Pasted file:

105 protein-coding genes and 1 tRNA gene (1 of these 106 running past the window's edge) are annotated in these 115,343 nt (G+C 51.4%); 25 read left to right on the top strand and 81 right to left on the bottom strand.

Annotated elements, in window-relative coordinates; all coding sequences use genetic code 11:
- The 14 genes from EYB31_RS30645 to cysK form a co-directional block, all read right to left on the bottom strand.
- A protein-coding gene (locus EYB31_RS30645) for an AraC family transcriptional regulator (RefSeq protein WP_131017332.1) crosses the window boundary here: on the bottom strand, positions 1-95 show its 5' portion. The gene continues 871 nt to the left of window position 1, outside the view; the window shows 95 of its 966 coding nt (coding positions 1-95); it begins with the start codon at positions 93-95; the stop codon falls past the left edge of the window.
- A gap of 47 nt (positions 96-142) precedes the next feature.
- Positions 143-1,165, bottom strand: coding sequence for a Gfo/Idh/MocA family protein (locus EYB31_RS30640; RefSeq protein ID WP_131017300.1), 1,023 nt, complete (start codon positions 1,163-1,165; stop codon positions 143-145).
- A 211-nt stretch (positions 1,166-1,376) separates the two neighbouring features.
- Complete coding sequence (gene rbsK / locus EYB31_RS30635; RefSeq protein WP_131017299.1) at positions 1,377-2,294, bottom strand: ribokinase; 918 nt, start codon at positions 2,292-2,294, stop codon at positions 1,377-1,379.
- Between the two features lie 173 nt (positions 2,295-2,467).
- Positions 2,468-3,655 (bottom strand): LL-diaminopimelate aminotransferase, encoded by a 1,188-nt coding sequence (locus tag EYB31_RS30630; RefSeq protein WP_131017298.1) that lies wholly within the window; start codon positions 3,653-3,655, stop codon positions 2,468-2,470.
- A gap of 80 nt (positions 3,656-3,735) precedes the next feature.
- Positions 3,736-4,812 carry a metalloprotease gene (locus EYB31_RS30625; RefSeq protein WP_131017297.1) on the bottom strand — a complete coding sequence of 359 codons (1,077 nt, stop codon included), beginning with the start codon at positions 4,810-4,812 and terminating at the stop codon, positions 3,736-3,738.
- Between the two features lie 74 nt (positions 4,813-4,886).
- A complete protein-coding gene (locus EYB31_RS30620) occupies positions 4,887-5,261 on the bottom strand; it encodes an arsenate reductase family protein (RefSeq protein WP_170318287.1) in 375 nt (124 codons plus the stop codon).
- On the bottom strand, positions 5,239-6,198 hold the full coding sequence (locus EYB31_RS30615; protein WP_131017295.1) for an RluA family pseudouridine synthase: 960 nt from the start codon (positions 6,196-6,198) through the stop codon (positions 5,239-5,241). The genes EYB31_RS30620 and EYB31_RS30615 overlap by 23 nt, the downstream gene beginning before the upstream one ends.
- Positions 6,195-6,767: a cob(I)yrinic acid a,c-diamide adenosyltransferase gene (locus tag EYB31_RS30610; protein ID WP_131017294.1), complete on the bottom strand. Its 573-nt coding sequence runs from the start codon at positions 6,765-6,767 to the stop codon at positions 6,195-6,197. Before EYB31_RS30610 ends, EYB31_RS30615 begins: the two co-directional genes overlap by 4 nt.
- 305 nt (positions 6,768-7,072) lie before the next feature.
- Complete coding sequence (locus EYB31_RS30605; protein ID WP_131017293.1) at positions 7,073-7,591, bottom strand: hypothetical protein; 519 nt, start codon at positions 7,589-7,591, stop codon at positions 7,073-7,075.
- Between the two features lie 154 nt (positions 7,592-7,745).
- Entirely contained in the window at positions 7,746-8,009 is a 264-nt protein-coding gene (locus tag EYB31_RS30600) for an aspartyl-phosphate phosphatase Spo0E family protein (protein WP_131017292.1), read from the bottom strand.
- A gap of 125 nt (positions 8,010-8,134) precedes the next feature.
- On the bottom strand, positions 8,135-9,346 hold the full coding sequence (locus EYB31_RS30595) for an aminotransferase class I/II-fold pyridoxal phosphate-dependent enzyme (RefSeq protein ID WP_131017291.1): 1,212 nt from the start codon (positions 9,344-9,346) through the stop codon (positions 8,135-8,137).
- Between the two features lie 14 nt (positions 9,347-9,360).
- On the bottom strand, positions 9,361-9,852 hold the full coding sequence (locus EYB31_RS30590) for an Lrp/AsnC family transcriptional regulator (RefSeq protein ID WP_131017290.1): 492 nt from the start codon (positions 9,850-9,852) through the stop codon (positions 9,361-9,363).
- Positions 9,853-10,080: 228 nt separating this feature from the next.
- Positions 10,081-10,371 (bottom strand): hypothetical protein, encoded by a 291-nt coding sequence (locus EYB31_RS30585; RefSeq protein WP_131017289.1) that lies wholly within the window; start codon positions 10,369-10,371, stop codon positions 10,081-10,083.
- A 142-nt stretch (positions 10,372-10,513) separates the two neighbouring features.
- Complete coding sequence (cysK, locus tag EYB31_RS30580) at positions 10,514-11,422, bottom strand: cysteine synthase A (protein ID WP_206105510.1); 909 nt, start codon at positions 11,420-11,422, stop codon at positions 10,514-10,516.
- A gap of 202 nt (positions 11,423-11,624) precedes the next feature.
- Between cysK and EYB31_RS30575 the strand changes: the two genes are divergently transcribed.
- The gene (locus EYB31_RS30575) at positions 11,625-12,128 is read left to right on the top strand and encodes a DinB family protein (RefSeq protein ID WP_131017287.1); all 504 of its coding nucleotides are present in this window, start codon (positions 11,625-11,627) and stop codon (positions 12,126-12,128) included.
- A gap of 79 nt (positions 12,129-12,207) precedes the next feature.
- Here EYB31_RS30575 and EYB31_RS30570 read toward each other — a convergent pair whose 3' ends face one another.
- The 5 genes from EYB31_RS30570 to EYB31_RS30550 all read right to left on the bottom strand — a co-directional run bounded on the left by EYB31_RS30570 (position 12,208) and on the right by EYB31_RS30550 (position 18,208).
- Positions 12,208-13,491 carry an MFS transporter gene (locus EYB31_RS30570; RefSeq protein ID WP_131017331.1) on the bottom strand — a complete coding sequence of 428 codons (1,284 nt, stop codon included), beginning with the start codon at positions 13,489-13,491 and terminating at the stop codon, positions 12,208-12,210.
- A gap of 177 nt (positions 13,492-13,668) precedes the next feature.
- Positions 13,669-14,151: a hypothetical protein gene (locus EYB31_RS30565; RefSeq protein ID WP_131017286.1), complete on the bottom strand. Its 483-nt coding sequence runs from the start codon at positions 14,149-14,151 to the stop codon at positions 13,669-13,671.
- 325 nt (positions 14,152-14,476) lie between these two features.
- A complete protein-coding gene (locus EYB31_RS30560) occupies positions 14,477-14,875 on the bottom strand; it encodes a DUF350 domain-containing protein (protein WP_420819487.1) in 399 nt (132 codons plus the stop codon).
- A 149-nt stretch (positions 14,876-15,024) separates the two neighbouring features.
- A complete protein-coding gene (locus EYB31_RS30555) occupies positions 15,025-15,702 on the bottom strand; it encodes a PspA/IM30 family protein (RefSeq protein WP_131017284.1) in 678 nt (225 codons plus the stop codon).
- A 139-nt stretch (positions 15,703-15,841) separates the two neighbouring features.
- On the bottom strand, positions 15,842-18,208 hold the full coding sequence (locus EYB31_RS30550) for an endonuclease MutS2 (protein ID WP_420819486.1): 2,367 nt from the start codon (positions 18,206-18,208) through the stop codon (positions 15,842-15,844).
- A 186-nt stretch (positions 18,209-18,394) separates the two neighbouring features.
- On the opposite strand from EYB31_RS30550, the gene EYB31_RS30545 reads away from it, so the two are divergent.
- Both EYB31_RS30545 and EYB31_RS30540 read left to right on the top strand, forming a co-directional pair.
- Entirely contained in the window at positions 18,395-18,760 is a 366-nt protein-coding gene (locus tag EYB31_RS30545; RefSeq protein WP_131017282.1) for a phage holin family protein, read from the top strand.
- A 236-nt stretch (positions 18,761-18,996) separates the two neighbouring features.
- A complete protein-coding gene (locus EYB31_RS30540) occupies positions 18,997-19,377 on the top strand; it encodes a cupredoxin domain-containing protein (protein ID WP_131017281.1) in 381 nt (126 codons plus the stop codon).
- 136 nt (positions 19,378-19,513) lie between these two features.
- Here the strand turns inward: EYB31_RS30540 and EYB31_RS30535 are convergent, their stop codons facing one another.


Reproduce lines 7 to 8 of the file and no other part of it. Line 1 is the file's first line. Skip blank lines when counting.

- A 211-nt stretch (positions 1,166-1,376) separates the two neighbouring features.
- Complete coding sequence (gene rbsK / locus EYB31_RS30635; RefSeq protein WP_131017299.1) at positions 1,377-2,294, bottom strand: ribokinase; 918 nt, start codon at positions 2,292-2,294, stop codon at positions 1,377-1,379.